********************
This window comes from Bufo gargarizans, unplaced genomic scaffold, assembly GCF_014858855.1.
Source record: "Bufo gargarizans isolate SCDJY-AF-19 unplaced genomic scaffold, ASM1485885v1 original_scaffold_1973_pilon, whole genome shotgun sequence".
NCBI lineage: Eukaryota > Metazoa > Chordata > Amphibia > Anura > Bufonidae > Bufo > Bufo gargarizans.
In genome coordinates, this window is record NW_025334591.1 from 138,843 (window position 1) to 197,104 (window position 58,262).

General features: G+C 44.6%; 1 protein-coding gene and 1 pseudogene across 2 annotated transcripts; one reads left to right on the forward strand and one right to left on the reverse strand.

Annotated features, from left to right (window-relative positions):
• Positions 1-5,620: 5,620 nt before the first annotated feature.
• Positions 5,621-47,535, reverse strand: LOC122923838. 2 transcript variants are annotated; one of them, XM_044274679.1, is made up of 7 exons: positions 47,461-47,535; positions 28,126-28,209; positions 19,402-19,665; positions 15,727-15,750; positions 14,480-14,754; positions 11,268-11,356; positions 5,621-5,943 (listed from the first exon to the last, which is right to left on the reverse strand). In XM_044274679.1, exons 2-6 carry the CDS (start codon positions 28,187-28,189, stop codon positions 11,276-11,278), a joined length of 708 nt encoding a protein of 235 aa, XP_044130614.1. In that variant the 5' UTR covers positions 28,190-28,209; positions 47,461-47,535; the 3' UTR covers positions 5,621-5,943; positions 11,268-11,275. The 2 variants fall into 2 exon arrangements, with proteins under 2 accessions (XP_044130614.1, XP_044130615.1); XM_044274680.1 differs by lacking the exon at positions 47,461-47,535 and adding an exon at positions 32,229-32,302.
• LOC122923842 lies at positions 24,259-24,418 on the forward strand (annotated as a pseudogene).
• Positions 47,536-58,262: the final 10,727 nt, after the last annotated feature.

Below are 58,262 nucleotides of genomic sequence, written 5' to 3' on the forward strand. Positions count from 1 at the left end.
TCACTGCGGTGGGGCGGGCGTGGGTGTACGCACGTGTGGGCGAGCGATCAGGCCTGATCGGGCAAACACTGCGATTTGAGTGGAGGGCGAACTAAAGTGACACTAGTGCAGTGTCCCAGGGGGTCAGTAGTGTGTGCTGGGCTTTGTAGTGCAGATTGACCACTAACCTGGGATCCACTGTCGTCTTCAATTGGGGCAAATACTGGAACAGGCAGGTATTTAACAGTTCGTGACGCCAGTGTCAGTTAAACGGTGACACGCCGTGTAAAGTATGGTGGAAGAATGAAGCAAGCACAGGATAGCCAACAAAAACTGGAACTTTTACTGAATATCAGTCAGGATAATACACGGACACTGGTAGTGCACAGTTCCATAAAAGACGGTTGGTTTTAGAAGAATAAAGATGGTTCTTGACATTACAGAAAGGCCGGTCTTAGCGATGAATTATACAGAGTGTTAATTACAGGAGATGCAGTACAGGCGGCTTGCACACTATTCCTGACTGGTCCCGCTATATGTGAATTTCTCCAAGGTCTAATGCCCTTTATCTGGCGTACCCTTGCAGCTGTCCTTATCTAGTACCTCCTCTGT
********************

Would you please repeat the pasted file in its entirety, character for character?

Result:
This window comes from Bufo gargarizans, unplaced genomic scaffold, assembly GCF_014858855.1.
Source record: "Bufo gargarizans isolate SCDJY-AF-19 unplaced genomic scaffold, ASM1485885v1 original_scaffold_1973_pilon, whole genome shotgun sequence".
NCBI lineage: Eukaryota > Metazoa > Chordata > Amphibia > Anura > Bufonidae > Bufo > Bufo gargarizans.
In genome coordinates, this window is record NW_025334591.1 from 138,843 (window position 1) to 197,104 (window position 58,262).

General features: G+C 44.6%; 1 protein-coding gene and 1 pseudogene across 2 annotated transcripts; one reads left to right on the forward strand and one right to left on the reverse strand.

Annotated features, from left to right (window-relative positions):
• Positions 1-5,620: 5,620 nt before the first annotated feature.
• Positions 5,621-47,535, reverse strand: LOC122923838. 2 transcript variants are annotated; one of them, XM_044274679.1, is made up of 7 exons: positions 47,461-47,535; positions 28,126-28,209; positions 19,402-19,665; positions 15,727-15,750; positions 14,480-14,754; positions 11,268-11,356; positions 5,621-5,943 (listed from the first exon to the last, which is right to left on the reverse strand). In XM_044274679.1, exons 2-6 carry the CDS (start codon positions 28,187-28,189, stop codon positions 11,276-11,278), a joined length of 708 nt encoding a protein of 235 aa, XP_044130614.1. In that variant the 5' UTR covers positions 28,190-28,209; positions 47,461-47,535; the 3' UTR covers positions 5,621-5,943; positions 11,268-11,275. The 2 variants fall into 2 exon arrangements, with proteins under 2 accessions (XP_044130614.1, XP_044130615.1); XM_044274680.1 differs by lacking the exon at positions 47,461-47,535 and adding an exon at positions 32,229-32,302.
• LOC122923842 lies at positions 24,259-24,418 on the forward strand (annotated as a pseudogene).
• Positions 47,536-58,262: the final 10,727 nt, after the last annotated feature.

Below are 58,262 nucleotides of genomic sequence, written 5' to 3' on the forward strand. Positions count from 1 at the left end.
TCACTGCGGTGGGGCGGGCGTGGGTGTACGCACGTGTGGGCGAGCGATCAGGCCTGATCGGGCAAACACTGCGATTTGAGTGGAGGGCGAACTAAAGTGACACTAGTGCAGTGTCCCAGGGGGTCAGTAGTGTGTGCTGGGCTTTGTAGTGCAGATTGACCACTAACCTGGGATCCACTGTCGTCTTCAATTGGGGCAAATACTGGAACAGGCAGGTATTTAACAGTTCGTGACGCCAGTGTCAGTTAAACGGTGACACGCCGTGTAAAGTATGGTGGAAGAATGAAGCAAGCACAGGATAGCCAACAAAAACTGGAACTTTTACTGAATATCAGTCAGGATAATACACGGACACTGGTAGTGCACAGTTCCATAAAAGACGGTTGGTTTTAGAAGAATAAAGATGGTTCTTGACATTACAGAAAGGCCGGTCTTAGCGATGAATTATACAGAGTGTTAATTACAGGAGATGCAGTACAGGCGGCTTGCACACTATTCCTGACTGGTCCCGCTATATGTGAATTTCTCCAAGGTCTAATGCCCTTTATCTGGCGTACCCTTGCAGCTGTCCTTATCTAGTACCTCCTCTGT